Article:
- Samsung AI researchers have found a way to apply so-called “deepfake” technology to classic portraits, bringing them to life.
- Normally to make deepfake videos you need lots of data, ideally using clips of video.
- The researchers developed a way of using as few still images as possible to generate convincing video.
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AI researchers at Samsung have developed a way to animate classic portraits, bringing them to life.
In a new paper, researchers from Samsung’s AI center in Moscow, along with the Skolkovo Institute of Science and Technology, detail how they built a system for modelling human faces using as few images as possible.
The findings build on existing so-called “deepfake” techniques, which is used to graft one person’s face onto a video of someone else.
Read more: The AI tech behind scary-real celebrity “deepfakes” is being used to create completely fictitious faces, cats, and Airbnb listings
Deepfake software usually relies on capturing lots of data about a person’s face, usually using clips of video. The new technique focuses on using just a few photographs, or even just one still image.
They achieved this by feeding the software with a huge dataset of celebrity talking-head videos from YouTube, training it to pinpoint significant “landmarks” on human faces.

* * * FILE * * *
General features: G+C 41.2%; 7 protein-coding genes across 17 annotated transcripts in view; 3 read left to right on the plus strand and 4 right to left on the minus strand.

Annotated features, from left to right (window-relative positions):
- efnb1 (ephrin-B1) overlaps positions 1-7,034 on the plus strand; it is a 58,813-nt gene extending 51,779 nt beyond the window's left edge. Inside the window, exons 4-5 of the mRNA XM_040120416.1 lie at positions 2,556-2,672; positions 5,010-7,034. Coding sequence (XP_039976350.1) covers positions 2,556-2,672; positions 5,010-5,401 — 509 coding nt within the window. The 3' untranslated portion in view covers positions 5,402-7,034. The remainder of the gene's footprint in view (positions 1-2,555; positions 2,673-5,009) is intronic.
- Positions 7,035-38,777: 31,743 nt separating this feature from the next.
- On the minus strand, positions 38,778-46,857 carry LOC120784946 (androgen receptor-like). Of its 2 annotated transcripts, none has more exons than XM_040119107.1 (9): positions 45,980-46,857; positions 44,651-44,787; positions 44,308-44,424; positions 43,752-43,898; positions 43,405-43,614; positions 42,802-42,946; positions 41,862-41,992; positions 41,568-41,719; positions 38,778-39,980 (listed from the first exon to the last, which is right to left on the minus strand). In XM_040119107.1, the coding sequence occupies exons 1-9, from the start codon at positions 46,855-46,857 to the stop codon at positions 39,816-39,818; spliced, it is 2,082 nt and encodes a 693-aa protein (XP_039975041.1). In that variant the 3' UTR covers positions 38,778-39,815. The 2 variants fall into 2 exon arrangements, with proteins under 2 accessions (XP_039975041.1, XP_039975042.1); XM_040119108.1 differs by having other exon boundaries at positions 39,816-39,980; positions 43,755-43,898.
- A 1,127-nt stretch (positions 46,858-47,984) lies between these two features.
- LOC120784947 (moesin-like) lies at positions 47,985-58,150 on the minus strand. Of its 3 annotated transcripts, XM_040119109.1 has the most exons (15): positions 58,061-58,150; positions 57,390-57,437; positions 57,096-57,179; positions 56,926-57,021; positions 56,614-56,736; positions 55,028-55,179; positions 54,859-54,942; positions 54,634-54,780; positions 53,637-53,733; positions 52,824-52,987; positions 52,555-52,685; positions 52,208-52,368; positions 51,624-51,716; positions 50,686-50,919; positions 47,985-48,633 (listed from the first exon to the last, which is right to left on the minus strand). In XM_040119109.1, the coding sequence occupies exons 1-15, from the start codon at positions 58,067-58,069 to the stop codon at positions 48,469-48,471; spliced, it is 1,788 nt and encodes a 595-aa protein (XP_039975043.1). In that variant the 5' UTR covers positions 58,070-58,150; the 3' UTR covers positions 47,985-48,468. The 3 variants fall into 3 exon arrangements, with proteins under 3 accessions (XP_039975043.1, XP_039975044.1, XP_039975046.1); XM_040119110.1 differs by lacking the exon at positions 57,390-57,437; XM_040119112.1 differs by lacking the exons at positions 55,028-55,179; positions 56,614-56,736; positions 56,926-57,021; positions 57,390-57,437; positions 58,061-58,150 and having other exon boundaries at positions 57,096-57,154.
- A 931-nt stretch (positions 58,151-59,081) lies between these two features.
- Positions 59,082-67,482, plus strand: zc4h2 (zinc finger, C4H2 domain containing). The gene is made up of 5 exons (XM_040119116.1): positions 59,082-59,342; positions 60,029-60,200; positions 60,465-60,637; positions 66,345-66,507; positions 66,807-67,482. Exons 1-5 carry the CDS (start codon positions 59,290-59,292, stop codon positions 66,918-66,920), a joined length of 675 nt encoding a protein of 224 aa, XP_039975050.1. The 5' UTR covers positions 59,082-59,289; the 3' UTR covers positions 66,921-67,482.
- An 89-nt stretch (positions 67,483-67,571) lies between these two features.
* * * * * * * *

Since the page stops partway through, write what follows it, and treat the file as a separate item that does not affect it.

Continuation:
This works together with a Generative Adversarial Network (GAN), which pits two algorithms against each other — one generating fake images, and the other trying to catch it out by spotting which images are fake.
Here it is when applied to photos of Marilyn Monroe and Salvador Dalí:
The technology is adept enough at identifying human faces that it can even be applied to old paintings, such as the Mona Lisa:
The researchers note that just using one picture makes the software less effective, you can see the animated versions all have distinct “personalities” they’re deriving from the people they’re being modelled onto.
You can watch a full explanation of the results here:
SEE ALSO: The CEO behind a David Beckham deepfake video thinks we will have totally convincing digital humans in 3 years
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